And then there are the Foes. In my mind, these guys serve one of the most important roles in triathlon. They are here to make sure that you show up and bring your best. Without them, my whole Kona quest wouldn't even make sense. There are many times in my training when I think about what I must do to beat my foes and this motivates me to work harder. I'd still love to live a healthy life and probably SBR without the influence of my competition, but thank God they are here to make sure that I strive to do the best that I can as often as I can.
So while triathlon is indeed a solitary endeavor, it would be a pointless one without Family, Friends and Foes....
Just finished reading "Once A Runner" by John L. Parker, the cult classic distance runner's novel. Wow--what a trip! My son, Anders, turned me on to it and now I know what all the fuss is about. No wonder it costs $200 on ebay. It's impossible to read that book and not get caught up in some of the elemental attractions of running (and triathlon). If you can get a copy of it, read it--you'll be glad you did!
The book reminds me that I was once a runner. I once did 100+ mile weeks, 34 minute 10ks, and 2:40ish marathons. Was a LONG time ago. When I run today, I swear it feels exactly the same--sometimes the runs are a struggle and sometimes I'm flying like the young man I once was-or so it seems. I'm reminded of the classic Greg Lemond quote where he commented on winning the TDF: "It doesn't feel any easier, you just get faster". He was saying that it's all the same--you always hurt when you push. So my old man modification to Greg's quote is: "It doesn't feel any easier, you just get slower".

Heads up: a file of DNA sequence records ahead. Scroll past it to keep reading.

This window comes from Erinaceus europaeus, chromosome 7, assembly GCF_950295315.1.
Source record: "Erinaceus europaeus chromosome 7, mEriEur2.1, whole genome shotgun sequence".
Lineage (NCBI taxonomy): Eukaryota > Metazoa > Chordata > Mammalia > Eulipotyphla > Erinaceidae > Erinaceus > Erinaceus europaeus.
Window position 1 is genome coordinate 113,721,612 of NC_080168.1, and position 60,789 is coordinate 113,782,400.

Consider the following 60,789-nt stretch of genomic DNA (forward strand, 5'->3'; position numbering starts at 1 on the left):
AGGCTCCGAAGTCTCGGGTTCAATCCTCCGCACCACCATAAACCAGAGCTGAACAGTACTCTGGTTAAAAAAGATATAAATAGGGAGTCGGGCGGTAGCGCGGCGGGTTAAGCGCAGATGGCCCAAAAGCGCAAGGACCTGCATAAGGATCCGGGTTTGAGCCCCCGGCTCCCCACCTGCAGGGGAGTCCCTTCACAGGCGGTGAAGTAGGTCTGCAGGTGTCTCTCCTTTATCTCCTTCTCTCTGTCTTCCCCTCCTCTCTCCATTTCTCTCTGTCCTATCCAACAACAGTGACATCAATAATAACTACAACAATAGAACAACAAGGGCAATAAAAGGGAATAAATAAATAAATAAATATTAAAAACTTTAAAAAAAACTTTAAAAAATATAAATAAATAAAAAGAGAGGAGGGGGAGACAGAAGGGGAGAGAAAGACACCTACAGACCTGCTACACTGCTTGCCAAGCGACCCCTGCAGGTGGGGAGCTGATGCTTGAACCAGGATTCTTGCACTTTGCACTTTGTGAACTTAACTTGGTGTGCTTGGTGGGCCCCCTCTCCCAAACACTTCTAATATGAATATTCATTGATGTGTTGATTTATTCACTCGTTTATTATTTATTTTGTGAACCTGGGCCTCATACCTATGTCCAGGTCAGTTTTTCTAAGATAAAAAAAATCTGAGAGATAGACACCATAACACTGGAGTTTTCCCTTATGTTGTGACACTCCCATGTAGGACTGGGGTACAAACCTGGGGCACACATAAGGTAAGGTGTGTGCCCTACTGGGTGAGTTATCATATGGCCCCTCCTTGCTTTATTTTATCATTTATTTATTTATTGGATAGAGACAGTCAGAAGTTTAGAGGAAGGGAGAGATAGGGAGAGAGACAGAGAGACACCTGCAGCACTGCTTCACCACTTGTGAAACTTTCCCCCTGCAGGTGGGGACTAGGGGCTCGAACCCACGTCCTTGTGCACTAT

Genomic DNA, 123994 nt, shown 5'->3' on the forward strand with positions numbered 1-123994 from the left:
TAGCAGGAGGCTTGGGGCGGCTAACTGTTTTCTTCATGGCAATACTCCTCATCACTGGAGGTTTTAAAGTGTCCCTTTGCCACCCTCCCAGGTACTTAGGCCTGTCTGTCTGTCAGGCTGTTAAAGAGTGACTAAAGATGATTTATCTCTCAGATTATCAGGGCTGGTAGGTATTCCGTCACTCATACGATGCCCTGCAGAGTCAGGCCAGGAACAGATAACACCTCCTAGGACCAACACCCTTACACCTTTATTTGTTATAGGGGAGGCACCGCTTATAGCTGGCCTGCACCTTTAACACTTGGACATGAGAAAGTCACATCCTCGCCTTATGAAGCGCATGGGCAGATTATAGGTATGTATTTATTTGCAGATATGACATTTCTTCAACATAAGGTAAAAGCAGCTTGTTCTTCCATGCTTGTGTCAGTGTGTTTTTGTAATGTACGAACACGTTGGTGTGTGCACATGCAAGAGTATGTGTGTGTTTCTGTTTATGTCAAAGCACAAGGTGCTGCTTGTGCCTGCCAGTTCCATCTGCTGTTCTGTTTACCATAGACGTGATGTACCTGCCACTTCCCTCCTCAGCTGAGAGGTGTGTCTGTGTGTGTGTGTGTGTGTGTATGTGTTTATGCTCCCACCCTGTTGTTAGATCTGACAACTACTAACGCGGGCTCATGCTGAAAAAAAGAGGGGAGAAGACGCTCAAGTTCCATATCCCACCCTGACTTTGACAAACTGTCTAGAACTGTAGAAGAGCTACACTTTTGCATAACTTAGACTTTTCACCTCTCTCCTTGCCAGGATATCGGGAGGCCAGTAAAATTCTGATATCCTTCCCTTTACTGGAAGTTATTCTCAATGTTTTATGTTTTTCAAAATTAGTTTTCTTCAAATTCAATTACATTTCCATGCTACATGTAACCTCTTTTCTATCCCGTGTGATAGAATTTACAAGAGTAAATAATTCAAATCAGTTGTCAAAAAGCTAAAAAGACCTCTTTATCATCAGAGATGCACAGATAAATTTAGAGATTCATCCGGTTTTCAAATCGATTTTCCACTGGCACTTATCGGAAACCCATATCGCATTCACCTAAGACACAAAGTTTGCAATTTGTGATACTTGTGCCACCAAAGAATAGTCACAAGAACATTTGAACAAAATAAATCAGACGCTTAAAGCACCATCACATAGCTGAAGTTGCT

That said, once a runner, always a runner. In this transition phase between my IM in November and my earnest base building of 2008, I have returned to my running roots. I'll train mostly as a runner in December and look forward to a couple of 50-60 mile weeks. As I transition back to a triathlete's regimen in January, I hope this return to my running roots will lead to a return to some of my prior running glory. If not, it's at least a nice change of pace.
I spent 2007 focused around the goal of doing everything I possibly could to qualify for Kona at the 2007 IMFL. I worked with a coach. I worked hard on my weaknesses. I radically altered my diet and sleep patterns. I gave up a bunch of shorter "fun" races to stay focused on my A race but yet I still "failed".